Library Darts and Laurels
More than two years ago, the District, in its infinite wisdom, shut down four neighborhood libraries. The libraries had been neglected and looked shabby, but they had books and computers and valuable resources for kids and adults. But the city said they had to go because spanking new branch libraries were all ready to be built for those four communities--Anacostia, Shaw, Benning Road and Tenleytown.
Of course, the new libraries were never built. Their designs were never even approved. And the neighborhoods have gone without any libraries. The old buildings sit padlocked or surrounded by chain link fence, monuments to colossal failure on the part of the city.
Now, there are signs of both progress and further dysfunction in the District's troubled library system. In Tenleytown, the one neighborhood among the four that has the least urgent need for a library (seeing as how it is by far the most affluent of the four areas, and is sandwiched between decent libraries in Cleveland Park and Chevy Chase), the city has opened an interim library. It's a small storefront, but the inside is brightly lighted, comfortable and reasonably well-attended. There aren't exactly a whole lot of what we used to call "books" in this interim library, and on my most recent visit Saturday, ten of the 25 computer terminals were blocked off with signs declaring them to be ailing or otherwise unavailable, but it's something.
And that's a whole lot more than the other neighborhoods have, which would be...nothing. The Anacostia interim branch, which library director Ginnie Cooper had promised would be open by the end of 2006, isn't. But it's at least nearing completion. The other two interim branches are not yet close enough even to have an opening date.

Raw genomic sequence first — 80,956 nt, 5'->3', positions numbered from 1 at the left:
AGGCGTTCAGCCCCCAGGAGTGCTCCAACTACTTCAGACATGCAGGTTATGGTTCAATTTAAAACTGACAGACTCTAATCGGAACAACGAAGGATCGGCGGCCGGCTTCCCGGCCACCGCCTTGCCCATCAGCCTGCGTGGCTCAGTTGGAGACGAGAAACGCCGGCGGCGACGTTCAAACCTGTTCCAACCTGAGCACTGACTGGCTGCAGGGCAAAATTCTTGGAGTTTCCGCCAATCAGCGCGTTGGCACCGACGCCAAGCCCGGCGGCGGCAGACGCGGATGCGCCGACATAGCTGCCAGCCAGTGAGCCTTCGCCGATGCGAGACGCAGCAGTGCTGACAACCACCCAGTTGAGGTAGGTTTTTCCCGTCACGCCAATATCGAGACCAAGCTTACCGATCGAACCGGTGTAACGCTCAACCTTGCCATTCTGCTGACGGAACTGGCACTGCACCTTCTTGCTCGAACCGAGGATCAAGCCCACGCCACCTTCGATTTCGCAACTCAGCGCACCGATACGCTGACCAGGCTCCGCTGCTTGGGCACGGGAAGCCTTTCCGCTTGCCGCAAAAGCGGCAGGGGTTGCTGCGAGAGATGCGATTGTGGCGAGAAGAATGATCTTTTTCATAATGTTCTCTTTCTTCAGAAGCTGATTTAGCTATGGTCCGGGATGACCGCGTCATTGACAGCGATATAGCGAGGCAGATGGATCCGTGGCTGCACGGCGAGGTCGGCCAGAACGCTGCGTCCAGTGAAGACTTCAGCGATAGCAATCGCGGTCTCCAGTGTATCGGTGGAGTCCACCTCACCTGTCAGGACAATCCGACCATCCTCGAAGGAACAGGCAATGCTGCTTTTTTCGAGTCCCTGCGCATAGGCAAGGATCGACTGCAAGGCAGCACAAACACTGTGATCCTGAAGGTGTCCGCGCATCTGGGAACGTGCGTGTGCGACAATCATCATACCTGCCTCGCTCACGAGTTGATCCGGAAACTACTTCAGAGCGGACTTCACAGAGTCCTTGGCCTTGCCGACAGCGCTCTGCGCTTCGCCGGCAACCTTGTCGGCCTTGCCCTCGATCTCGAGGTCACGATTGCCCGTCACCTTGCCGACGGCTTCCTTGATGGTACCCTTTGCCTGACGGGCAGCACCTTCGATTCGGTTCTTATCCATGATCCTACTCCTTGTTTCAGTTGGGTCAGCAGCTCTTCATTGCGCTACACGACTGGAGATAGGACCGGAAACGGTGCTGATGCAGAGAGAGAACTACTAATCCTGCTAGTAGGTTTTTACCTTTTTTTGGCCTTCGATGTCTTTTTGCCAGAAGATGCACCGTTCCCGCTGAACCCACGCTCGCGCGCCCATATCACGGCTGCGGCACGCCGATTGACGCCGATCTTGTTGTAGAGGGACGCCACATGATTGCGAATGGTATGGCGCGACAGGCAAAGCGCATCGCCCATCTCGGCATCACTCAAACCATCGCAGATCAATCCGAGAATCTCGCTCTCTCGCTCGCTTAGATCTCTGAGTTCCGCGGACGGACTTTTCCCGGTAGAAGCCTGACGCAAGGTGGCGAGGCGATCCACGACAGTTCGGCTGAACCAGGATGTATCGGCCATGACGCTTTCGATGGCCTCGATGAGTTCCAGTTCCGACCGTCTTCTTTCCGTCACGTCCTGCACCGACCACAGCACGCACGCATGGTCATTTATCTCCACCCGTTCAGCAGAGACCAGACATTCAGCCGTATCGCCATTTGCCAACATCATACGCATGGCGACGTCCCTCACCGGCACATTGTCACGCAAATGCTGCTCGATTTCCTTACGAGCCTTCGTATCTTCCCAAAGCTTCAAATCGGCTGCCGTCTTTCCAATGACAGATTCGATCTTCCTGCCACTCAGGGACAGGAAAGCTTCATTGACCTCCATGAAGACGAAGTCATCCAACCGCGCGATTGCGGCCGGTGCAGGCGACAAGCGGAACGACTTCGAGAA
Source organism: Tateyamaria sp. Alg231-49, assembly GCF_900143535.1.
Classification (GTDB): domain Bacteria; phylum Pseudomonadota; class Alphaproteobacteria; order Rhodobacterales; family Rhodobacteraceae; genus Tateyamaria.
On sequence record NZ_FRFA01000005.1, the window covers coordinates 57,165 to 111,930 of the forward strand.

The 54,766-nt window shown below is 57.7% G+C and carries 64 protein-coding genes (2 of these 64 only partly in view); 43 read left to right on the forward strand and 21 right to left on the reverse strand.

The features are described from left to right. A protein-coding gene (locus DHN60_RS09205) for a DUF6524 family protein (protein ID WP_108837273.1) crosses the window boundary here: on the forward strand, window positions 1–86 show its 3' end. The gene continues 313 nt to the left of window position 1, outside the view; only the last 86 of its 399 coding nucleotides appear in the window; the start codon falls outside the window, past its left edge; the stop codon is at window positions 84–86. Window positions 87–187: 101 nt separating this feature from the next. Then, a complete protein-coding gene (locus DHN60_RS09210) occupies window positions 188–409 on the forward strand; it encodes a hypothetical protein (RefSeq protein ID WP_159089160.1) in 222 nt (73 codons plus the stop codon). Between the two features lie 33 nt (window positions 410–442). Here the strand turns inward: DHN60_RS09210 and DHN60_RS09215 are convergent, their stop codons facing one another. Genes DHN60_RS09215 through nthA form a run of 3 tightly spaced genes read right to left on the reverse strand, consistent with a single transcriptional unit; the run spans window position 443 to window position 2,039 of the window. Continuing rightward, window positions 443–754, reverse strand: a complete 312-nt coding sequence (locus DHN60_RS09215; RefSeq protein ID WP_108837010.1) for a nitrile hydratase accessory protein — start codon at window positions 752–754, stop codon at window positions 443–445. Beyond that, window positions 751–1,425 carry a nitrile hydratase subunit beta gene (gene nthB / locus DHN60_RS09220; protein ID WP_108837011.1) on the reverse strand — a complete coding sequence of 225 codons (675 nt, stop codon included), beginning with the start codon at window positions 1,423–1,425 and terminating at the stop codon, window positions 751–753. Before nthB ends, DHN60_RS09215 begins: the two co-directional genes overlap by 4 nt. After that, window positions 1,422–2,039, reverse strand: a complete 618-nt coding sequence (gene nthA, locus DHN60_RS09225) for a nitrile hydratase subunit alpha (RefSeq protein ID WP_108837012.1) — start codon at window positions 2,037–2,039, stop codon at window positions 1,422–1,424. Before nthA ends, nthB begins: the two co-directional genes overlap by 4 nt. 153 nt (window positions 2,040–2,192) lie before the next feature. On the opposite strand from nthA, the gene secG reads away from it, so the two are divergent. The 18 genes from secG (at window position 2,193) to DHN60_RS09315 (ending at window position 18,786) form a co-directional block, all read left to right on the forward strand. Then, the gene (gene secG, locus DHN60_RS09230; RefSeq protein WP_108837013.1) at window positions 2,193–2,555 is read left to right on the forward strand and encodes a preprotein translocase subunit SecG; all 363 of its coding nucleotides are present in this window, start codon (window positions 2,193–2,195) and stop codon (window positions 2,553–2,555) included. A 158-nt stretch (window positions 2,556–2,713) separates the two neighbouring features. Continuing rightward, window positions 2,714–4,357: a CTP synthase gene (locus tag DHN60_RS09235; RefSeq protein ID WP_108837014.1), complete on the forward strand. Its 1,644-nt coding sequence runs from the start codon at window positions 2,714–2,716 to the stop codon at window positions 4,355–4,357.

If the new interim library is any sign of what D.C.'s new libraries will eventually look like, I'm not sure it's worth the wait. This facility is very heavy on pop culture--lots of new Hollywood movies on DVD, with barely a single classic film in the bunch. A heavy concentration on bestsellers and pulp fiction, again with awfully few of the classics that you'd turn to a library for. The reference section is very sparse (a single World Book encyclopedia, a few basic business references, not a whole lot more.) The periodicals section has a sign saying that the newspapers and magazines are on order but haven't started coming in yet. The children's nook is pleasant and inviting, but the three parents on hand Saturday afternoon were complaining about how few chapter books are stocked. The emphasis instead is on computers, certainly an essential service for libraries these days, but not the end-all and be-all. The library's own press material on the interim branch boasts of "a retail look and feel," as if that were a good thing; I guess the D.C. library has given up on the bookish, quiet, lush sensibility--the warm, welcoming atmosphere found at its own classic branch buildings in Petworth, Georgetown, or Takoma--that has stood libraries in such good stead for hundreds of years.